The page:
Hunting for Information

I come from a family that is against guns and hunting.  From what I gather this is because guns mean causing harm and hunting causes harm to animals.  To many this is viewed as one of the worst things anyone could do.  As a teenager I found it contradictory because we raised cows and chickens that were slaughtered and then we ate them.  How was this any different from going deer hunting and then feeding your family venison for 6 months?  It was also a contradiction to the way of life where I grew up – an area dominated by farming and logging where people take natural resources and use them for survival.

At age 20 I left the east coast and moved to the Colorado mountains.  After spending time hiking and observing wildlife in the local National Park, I decided that my calling in life was to help wild animals.  My reason was that I loved to see them and like the naive, uneducated young person I was, I just wanted to help there be as many wild animals as possible in the world because that was a wonderful thing.  I enrolled in a Fish & Wildlife Management degree program in Montana so that I could save the pandas.

I got much more of an education than I could have ever imagined…

During the first year of classes, I discovered that those who worked to keep or save wildlife and wildlife habitats were the very people who hunted them!  These hunters are the ones who fully fund our government wildlife conservation programs.  This is done through sales of hunting  and fishing licenses. My tax dollars do not fund these government agencies whose job is to keep our wildlife populations healthy. I was stunned by this!  The people who were hunting these animals were the same people spending money and voting to keep the animal populations around and their habitats intact.

As my education progressed, I learned how humans have wiped out nearly all natural predators which results in animal populations getting out of control and causing imbalances in the ecosystem.  This leads to more rapid spread in diseases and an increase in human-wildlife conflicts, among other serious issues.  I learned that today’s hunters fill the role of no longer existing predators by keep populations and ecosystems in balance.

Outside of school I began to investigate further.  I spent considerable time talking to everyone I could about hunting and their experience with it. I subscribed to Field & Stream magazine and I started reading what animal rights groups were saying.  I took a job with my local state wildlife agency interviewing hunters about their most recent hunting experience.  I started watching my friends hunt and practice at the shooting range. I learned about falconry and small mammal trapping.  I read about the Lewis & Clark Expedition and how they survived living off the land and by hunting wildlife.  I listened to stories of hunters about the culture of hunting, the connectedness they feel to the natural world, and how they feel about conservation.

In 2005 I went to my first shooting range and fired a rifle.  A few months later I tagged along with a then boyfriend who lives to hunt while he hunted for ducks, and then deer and elk.  In 2007 I worked at a hunter check station in Nebraska where deer and elk are brought once harvested during the hunting season.  Here they are tested for Chronic Wasting Disease and other data on each animal is collected in order to help determine current population sizes, tell biologists how healthy the populations are, and determine if there is enough land and other natural resources to support the number of animals living there.  I survived seeing hundreds of animals dead in pickup trucks and much to my surprise, I did not feel sadness for them. My emotions were actually of excitement for the success of each hunter and appreciation for the hunters helping keep healthy wild animals around for me to enjoy.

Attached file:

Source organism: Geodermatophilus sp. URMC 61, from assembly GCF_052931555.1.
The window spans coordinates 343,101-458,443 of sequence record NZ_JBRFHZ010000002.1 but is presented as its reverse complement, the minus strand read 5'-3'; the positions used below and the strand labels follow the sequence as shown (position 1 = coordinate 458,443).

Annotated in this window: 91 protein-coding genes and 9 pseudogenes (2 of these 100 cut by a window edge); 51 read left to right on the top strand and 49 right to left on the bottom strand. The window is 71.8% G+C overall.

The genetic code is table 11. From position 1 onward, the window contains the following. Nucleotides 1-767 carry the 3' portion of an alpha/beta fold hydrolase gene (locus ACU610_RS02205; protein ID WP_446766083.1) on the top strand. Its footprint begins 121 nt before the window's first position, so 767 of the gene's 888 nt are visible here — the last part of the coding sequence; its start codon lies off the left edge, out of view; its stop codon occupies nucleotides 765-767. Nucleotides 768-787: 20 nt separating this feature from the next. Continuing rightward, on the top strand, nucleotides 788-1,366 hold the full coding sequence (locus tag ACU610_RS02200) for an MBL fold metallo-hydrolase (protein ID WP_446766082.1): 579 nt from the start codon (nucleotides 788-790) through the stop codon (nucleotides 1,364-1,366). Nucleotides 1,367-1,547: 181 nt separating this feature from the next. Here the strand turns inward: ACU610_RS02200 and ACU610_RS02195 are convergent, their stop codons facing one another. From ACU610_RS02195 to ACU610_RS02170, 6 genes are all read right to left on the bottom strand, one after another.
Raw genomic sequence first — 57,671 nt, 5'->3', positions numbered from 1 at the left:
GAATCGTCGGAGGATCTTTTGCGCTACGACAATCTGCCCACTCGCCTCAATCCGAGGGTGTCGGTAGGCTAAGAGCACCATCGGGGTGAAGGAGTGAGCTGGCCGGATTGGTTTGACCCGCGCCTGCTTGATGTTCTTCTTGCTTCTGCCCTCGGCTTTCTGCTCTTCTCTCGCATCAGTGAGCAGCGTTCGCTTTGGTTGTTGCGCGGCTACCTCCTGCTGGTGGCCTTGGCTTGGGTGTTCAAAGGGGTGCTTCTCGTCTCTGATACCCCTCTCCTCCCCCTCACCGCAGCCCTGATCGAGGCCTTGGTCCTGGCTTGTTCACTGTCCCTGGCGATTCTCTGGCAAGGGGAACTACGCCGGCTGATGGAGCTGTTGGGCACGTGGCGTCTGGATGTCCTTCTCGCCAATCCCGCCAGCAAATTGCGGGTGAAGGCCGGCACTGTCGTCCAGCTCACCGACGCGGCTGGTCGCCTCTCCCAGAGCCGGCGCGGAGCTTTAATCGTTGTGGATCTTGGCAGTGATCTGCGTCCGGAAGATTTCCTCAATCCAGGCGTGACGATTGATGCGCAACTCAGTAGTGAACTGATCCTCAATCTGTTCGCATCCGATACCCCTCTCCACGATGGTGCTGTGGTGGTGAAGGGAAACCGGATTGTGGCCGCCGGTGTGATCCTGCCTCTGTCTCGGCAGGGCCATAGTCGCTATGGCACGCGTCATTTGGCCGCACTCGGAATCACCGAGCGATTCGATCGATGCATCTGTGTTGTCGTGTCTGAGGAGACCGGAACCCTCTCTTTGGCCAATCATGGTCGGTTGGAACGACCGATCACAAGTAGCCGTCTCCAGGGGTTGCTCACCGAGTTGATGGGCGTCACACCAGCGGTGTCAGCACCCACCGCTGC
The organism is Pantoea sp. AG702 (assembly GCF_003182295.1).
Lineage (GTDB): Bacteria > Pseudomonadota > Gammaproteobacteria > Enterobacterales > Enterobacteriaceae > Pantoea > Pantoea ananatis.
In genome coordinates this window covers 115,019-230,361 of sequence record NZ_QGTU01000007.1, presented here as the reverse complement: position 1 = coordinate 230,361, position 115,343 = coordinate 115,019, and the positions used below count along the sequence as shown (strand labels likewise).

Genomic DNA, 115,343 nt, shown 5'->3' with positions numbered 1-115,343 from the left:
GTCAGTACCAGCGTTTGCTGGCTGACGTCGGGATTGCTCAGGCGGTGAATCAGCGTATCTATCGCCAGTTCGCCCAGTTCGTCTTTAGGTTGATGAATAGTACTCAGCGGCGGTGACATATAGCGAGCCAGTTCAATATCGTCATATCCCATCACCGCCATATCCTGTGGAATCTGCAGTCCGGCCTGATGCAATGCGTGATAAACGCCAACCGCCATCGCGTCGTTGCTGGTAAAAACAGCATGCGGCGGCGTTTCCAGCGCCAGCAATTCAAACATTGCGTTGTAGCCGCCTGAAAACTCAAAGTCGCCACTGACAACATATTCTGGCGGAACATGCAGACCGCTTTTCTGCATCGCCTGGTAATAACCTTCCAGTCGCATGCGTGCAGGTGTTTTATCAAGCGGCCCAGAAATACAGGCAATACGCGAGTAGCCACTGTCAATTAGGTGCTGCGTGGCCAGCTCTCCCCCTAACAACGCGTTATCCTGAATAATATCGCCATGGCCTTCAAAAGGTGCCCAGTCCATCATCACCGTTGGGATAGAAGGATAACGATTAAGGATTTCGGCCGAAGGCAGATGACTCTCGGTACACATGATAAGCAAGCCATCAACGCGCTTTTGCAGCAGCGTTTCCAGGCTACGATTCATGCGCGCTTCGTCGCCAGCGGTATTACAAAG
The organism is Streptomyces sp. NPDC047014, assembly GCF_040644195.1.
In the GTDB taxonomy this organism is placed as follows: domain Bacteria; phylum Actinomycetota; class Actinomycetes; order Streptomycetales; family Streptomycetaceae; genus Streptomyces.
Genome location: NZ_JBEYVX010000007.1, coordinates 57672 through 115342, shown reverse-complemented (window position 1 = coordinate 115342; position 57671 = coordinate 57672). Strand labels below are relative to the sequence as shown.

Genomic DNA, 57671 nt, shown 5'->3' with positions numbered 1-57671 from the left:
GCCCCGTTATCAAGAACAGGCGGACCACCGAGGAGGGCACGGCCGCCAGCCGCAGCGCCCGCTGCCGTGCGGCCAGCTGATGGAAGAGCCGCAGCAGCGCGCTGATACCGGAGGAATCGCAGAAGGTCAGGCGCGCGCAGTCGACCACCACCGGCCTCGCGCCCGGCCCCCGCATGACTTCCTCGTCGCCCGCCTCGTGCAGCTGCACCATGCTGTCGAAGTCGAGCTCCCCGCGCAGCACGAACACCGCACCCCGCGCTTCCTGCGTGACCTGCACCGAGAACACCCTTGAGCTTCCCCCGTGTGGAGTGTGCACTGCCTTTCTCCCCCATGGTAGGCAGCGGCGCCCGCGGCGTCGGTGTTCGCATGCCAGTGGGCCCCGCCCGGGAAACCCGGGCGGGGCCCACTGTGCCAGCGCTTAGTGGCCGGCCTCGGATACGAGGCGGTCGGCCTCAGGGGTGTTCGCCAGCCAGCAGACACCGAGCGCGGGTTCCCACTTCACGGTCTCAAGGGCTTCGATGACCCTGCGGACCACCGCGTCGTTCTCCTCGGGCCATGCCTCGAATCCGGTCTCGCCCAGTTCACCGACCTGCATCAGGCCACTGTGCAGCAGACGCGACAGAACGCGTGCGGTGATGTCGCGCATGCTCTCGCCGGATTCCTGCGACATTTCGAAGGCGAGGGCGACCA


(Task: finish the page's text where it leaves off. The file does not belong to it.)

After roughly 8 years of listening, researching and participating, I realized that my beliefs about hunting as a child were not based on any solid information.  Because of my experiences, I was able to look objectively at the sport and understand the many differing perspectives surrounding it.  I could form my own opinion about it and choose to support the activity or not.

I’ve come a long way in gaining a complete understanding of what hunting and wildlife management are.  I have truly undergone a transformation in my beliefs, attitudes and perspective.  People do not just run wild in the woods with guns killing all wildlife in sight to be cruel to animals or because they are bored.  Wildlife are monitored, studied, and managed using
hunting as a tool.

Today, when I teach wildlife biology or ecology, I include in a piece about the importance of hunting for population control and disease prevention.  I support organizations working with hunters and fishermen to keep wild places and wildlife from being wiped out by human development.  I volunteer doing research on projects searching for an understanding of wild animals and what is needed for coexistance with humans.  All of this helps me stay connected to the natural environment on which I also depend for survival.

2 thoughts on “Hunting for Information”

  1. Hunting is a sport that should be done for food. Hunting just to kill is the problem that many animal rights groups are trying to eliminate. I wonder however, do the people who look down on killing animals for food ever wonder where the hamburger they eat comes from? Hunting In Arkansas


  2. The role of hunting in conservation is poorly understood by the average citizen. I’m glad that you included this piece, tracing your own development in this context. We have some friends who should read your explanation.


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